Thomas Fehlmann 1929 - Das Jahr Babylon

Thomas Fehlmann 1929 - Das Jahr Babylon
Following an album he conceived as a companion to the director's 2009 marathon documentary program 24h Berlin, 2010's Gute Luft, 1929 - Das Jahr Babylon marks Thomas Fehlmann's second soundtrack commissioned for a Volker Heise documentary. While 24h Berlin followed the lives of a handful of Berliners over a one-day period, here, Heise concerns himself with the subject matter of Babylon Berlin, a German television series about life at the tail end of the Weimar Republic's so-called Golden Era.
Set in 1929, the series depicts a rowdy, overcrowded Berlin as crucible for the profoundly fragile political experiment of newfound German democracy in the midst of the world depression: Women could finally vote, and the influences of cinema, the avant-garde, and the influx of American jazz ushered in a new era of expression and culture, while the vice squad and unemployment spread disillusion. Heise's documentary unpacks the tensions with readings from diaries, memoirs, newspaper clippings, police files, and transcripts of politicians, dancers, proletarians, housewives and cocaine traders, and Fehlmann mirrors the oral history with a dizzying soundtrack that could just as easily belong to the present day.
Cutting, cutting, cutting and pasting regional, period-appropriate source material into hypnotic but nuanced repetitions, signs of modernity echo throughout Fehlmann's pulsing soundtrack, but the album flows with an unmistakable continuity. While Gute Luft offered a survey of the producer's aptitude and lacked an overt through-line, on 1929, each track adds a new layer of unease.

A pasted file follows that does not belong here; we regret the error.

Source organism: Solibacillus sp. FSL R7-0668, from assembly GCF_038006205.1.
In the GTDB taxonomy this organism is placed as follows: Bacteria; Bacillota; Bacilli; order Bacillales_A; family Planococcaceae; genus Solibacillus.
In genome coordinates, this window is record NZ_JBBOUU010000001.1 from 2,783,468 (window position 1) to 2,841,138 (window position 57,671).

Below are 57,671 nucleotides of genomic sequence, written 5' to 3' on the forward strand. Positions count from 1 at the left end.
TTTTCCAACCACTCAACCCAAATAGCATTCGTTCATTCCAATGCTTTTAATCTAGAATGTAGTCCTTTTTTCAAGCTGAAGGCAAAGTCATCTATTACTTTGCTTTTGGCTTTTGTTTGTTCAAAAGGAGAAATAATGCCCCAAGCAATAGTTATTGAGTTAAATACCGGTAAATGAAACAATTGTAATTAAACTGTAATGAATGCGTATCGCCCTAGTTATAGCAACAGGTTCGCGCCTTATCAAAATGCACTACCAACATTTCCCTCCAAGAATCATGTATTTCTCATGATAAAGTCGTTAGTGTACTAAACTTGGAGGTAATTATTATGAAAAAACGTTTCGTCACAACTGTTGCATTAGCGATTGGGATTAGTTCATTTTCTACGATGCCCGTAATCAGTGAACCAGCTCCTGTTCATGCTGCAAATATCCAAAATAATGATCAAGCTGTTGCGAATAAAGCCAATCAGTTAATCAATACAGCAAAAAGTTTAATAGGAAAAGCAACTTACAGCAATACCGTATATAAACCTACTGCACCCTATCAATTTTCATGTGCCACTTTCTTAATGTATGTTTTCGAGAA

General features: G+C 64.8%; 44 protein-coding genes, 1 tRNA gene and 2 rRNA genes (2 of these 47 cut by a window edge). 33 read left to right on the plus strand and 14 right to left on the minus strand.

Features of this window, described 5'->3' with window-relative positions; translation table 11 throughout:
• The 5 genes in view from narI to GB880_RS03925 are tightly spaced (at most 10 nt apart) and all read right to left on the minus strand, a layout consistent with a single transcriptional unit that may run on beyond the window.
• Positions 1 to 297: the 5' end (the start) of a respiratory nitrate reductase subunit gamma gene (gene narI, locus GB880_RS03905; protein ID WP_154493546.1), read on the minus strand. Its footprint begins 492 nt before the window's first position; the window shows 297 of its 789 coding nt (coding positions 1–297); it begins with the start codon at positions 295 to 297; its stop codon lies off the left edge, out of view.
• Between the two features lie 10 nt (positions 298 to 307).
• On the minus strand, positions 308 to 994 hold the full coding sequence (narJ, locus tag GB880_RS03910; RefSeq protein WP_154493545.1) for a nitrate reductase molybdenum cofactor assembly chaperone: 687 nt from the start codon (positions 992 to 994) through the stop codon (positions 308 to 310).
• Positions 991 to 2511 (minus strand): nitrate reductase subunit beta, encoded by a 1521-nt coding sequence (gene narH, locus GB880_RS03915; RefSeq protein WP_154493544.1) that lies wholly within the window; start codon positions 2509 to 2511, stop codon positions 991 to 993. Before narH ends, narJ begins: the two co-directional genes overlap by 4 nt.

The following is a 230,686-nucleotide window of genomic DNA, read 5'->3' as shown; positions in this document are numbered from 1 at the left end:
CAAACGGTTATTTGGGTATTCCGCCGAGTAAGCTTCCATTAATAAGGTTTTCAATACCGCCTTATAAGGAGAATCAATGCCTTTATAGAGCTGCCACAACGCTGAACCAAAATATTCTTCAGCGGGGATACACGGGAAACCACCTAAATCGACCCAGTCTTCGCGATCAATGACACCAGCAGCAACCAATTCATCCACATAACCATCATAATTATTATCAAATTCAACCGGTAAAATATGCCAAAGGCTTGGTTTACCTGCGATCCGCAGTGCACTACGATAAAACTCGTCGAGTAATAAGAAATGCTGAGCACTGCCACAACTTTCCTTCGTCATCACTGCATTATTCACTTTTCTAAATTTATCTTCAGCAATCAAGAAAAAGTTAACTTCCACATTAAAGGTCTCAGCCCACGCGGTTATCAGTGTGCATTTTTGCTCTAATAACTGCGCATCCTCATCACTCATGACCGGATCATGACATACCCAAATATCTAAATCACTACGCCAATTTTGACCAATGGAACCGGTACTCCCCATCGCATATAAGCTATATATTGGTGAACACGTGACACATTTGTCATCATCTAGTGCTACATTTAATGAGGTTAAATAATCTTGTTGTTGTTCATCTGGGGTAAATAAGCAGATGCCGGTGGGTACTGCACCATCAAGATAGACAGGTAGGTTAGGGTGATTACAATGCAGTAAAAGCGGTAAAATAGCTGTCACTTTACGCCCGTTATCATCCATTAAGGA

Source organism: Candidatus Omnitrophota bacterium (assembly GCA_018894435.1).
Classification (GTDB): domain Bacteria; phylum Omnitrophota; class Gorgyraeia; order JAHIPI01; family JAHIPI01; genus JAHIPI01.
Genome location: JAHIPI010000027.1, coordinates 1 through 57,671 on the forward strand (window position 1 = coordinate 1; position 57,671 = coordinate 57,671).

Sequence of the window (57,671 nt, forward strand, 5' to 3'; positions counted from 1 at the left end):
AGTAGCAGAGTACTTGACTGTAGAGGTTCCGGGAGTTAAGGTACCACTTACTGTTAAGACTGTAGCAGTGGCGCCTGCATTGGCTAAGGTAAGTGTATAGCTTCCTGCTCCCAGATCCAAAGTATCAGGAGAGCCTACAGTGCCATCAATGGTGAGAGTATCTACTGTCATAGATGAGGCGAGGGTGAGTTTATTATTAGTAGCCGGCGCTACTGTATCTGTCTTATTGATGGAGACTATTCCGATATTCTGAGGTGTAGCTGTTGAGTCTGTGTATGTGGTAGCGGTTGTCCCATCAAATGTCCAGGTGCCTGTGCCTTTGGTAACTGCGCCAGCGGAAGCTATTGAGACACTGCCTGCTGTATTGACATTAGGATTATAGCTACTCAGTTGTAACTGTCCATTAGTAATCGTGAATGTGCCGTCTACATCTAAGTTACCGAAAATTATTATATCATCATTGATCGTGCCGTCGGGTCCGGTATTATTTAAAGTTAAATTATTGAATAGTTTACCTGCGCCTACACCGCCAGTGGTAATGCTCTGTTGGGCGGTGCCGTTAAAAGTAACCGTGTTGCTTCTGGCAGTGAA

With a main theme that builds like a dark rendering of the fanfare in Strauss's Also Sprach Zarathustra doomed to never reach its ecstatic resolution, Fehlmann's 1929 compositions often hypnotize with the coil of an endlessly buffering software update that makes you question your sense of time and place. But he finds opportunities to cut through the anxiety with scenes of gleeful disorientation, too.
The performance takes a wonky turn for the manic mechanical cha-chunk of "Chapter D (swing)," a chugging, oscillating approximation of an industrial factory floor powered by short-breathed accordion. "Chapter M (mellow)" loads the bombastic swing of its dusty, chopped up vocal source with rocks.
Like the machine of modernity itself, it wobbles like a wheel come slightly off its axis, threatening to come loose with every pass. It's a pointedly cautionary soundtrack, but it's also a fascinating ride. (Kompakt)